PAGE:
Rise of China’s EV Makers Threatens Western Firms, UBS Says

Western automakers are set to lose a fifth of their global market share due to the unstoppable rise of more-affordable, cheaper-to-produce Chinese electric vehicles, according to UBS Group AG analysts.

(Bloomberg) — Western automakers are set to lose a fifth of their global market share due to the unstoppable rise of more-affordable, cheaper-to-produce Chinese electric vehicles, according to UBS Group AG analysts. 

Led by BYD Co., Chinese carmakers will almost double their share of the auto market to 33% by the end of the decade, UBS analysts including Patrick Hummel and Paul Gong wrote in an Aug. 31 report.  

Chinese manufacturers including Nio Inc. and Xpeng Inc. have ramped up their presence at this week’s IAA car show in Munich, and while German powerhouses Mercedes-Benz Group AG and BMW AG unveiled their next generation EVs, they won’t hit the market until 2025. 

Read More: VW, Mercedes, BMW Show Up to Car Show Empty-Handed

“The global auto industry is going to undergo seismic changes over the next 10 years or so,” Gong, UBS’s head of China autos research, said in an interview.

The report predicted Western automakers’ global market share will slump to 58% from 81% by 2030. 

“That would be a crisis moment for Western legacy companies,” Gong said. 

Tesla Inc.’s share is likely to rise to 8% from 2%. 

BYD, China’s biggest-selling auto brand, has a 25% cost advantage over North American and European brands, giving the Shenzhen-based company ample firepower to undercut rivals on their home turf as it expands globally.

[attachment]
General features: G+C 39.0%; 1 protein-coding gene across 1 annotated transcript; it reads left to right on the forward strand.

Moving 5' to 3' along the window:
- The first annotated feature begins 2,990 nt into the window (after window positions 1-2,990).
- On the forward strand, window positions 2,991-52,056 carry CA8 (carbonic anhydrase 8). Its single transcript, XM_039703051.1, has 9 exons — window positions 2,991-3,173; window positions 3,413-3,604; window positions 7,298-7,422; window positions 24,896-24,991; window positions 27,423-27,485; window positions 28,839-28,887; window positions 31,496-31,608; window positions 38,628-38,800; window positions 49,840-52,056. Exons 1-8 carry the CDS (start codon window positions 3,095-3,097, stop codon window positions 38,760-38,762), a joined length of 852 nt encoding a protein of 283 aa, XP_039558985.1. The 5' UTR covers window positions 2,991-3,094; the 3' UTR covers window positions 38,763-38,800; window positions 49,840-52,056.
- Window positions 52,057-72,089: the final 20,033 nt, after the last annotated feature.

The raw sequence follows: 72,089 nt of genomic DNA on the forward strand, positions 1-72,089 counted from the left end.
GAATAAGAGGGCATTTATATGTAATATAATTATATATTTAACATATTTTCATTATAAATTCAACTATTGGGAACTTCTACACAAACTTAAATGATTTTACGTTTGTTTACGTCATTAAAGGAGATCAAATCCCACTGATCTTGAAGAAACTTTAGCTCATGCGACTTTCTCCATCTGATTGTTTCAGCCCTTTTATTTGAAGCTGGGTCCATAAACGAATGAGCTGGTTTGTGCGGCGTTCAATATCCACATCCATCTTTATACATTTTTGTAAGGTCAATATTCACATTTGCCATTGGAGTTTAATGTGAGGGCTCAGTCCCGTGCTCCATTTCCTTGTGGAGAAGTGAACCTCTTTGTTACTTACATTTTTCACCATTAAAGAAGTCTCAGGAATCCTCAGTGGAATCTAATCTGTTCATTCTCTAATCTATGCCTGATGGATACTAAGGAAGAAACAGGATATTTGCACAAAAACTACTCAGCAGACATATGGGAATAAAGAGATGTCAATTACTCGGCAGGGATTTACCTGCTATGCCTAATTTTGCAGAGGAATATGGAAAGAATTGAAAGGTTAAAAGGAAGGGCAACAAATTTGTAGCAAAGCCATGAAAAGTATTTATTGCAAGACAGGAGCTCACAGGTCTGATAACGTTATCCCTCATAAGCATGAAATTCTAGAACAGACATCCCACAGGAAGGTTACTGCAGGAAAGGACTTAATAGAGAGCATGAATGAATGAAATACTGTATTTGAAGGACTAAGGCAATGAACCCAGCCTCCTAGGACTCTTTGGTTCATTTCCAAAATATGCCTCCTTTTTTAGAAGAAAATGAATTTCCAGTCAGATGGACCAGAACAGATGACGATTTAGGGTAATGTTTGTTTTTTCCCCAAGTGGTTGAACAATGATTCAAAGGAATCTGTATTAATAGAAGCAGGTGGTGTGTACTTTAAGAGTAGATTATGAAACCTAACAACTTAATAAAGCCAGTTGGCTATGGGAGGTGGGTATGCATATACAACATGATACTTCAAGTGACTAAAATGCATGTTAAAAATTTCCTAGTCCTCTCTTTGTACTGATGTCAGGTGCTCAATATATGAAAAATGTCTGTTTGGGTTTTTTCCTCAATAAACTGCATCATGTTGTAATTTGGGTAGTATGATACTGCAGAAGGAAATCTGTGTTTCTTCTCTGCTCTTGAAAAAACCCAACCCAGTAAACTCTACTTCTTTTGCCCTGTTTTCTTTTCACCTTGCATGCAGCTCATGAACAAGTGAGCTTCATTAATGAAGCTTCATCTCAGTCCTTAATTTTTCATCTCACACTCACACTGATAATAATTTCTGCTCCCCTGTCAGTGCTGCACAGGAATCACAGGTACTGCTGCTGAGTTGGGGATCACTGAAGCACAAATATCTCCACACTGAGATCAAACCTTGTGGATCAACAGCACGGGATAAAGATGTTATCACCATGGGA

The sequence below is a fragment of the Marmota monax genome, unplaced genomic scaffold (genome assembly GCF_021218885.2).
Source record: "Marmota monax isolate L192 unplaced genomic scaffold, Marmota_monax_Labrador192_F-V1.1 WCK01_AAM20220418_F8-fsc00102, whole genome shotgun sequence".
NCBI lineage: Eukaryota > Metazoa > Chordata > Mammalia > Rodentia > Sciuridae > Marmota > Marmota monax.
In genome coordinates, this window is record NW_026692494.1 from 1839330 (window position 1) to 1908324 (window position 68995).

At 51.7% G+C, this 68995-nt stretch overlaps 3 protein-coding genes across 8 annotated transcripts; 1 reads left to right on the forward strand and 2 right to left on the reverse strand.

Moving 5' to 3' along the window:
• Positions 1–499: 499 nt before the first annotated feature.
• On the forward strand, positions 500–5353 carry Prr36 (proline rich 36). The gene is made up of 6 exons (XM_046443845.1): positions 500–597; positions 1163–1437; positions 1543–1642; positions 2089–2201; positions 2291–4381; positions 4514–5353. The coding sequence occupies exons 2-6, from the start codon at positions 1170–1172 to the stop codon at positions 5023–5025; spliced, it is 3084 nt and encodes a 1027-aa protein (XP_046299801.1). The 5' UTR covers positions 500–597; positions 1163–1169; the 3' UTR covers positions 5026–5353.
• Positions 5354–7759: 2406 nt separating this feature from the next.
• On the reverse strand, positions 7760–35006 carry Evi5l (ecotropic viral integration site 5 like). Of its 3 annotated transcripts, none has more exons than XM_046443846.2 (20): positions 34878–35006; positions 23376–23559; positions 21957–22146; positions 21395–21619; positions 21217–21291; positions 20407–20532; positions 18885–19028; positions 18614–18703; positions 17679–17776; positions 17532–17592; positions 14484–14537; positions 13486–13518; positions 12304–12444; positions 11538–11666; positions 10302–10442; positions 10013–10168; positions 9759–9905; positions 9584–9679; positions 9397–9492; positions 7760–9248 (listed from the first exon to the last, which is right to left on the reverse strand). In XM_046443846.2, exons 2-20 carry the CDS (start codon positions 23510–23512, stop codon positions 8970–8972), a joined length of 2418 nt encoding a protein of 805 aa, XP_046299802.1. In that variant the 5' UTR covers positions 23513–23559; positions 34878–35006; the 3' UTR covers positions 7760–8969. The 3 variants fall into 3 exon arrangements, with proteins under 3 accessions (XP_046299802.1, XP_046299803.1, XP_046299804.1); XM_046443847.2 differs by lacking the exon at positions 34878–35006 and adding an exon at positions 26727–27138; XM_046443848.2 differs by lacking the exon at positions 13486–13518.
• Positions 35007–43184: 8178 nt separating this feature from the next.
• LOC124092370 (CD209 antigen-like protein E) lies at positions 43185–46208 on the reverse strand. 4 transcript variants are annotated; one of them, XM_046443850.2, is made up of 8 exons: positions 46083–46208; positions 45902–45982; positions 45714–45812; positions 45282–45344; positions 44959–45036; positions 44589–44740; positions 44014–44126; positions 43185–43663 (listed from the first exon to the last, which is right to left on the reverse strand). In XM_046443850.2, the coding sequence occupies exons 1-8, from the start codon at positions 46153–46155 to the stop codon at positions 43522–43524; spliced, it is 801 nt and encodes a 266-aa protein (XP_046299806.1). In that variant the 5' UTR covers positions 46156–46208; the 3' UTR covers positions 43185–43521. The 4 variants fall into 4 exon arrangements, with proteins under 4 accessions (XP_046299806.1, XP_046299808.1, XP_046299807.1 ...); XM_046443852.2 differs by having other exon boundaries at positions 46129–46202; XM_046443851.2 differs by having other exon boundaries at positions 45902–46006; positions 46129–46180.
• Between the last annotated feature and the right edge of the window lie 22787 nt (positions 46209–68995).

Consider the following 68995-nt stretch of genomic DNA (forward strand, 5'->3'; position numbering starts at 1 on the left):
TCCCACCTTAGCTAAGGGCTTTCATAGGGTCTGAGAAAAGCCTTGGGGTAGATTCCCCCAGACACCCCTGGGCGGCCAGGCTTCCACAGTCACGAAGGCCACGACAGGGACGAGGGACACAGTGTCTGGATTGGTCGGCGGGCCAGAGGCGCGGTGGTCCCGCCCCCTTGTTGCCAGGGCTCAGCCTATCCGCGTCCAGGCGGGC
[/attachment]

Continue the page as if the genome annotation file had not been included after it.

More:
A UBS teardown of a 2022 BYD Seal sedan found 75% of the components were manufactured in-house. The figure — double the global average — is the secret to BYD’s cost-advantage in its quest to control its own fully integrated supply chain. The Seal is almost wholly made in China, with around 10% or less of parts from foreign suppliers, UBS estimates.

“It’s really a showcase of Chinese engineers and engineering dividends,” said Gong, pointing to BYD’s 600,000-strong workforce — five times larger than Tesla’s — including 90,000 engineers.

BYD, which also makes its own batteries and semiconductors, has a 15% cost advantage over Tesla’s Chinese-made base Model 3 sedan, and a more than 30% advantage over Volkswagen AG’s ID.3, according to the UBS report. BYD dethroned Volkswagen as China’s top-selling car brand earlier in 2023. 

Read More: Tesla Refreshes Model 3 and Slashes Prices of Top-End Cars

UBS’s predictions for the global auto market in 2030 are also notable for the view that Chinese automakers won’t be operating in the US — the world’s second-biggest car market — or have any material success in Japan, South Korea and India, which all have strong domestic incumbents.

The likes of BMW, VW and Mercedes, which all count China as one of their biggest markets, are speeding up their transition to EVs.

BMW unveiled a prototype of its Neue Klasse electric car at the IAA on Saturday. The two-door coupe has a digital display projected onto the width of the windscreen, as well as software that can process voice commands and hand gestures — functions that Chinese consumers have come to expect in EVs.

The shift away from a decades-old tradition of mainly advertising driving performance shows BMW’s determination to catch Chinese EV makers, said Yale Zhang, managing director of Shanghai-based consultancy Automotive Foresight.

Of the three big German luxury brands, BMW is demonstrating speed and focus on EVs, with sales of its battery-powered models in China leading Mercedes and VW’s Audi, Zhang said.

“BMW still needs to catch up to Chinese EV makers in intelligent driving solutions such as smart cockpit and autonomous driving,” he said. “But this concept car has shown a radical shift in its style and application of the smart cockpit. It’s one to watch.”

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